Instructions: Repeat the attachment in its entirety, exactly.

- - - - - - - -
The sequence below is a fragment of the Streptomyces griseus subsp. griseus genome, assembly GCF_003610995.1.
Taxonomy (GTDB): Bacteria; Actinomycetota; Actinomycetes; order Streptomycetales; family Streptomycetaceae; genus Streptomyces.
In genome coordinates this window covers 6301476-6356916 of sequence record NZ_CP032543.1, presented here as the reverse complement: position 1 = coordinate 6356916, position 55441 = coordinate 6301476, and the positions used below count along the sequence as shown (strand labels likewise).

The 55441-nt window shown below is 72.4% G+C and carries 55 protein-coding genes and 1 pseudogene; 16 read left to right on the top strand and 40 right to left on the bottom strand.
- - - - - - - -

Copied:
The sequence below is a fragment of the Streptomyces griseus subsp. griseus genome, assembly GCF_003610995.1.
Taxonomy (GTDB): Bacteria; Actinomycetota; Actinomycetes; order Streptomycetales; family Streptomycetaceae; genus Streptomyces.
In genome coordinates this window covers 6301476-6356916 of sequence record NZ_CP032543.1, presented here as the reverse complement: position 1 = coordinate 6356916, position 55441 = coordinate 6301476, and the positions used below count along the sequence as shown (strand labels likewise).

The 55441-nt window shown below is 72.4% G+C and carries 55 protein-coding genes and 1 pseudogene; 16 read left to right on the top strand and 40 right to left on the bottom strand.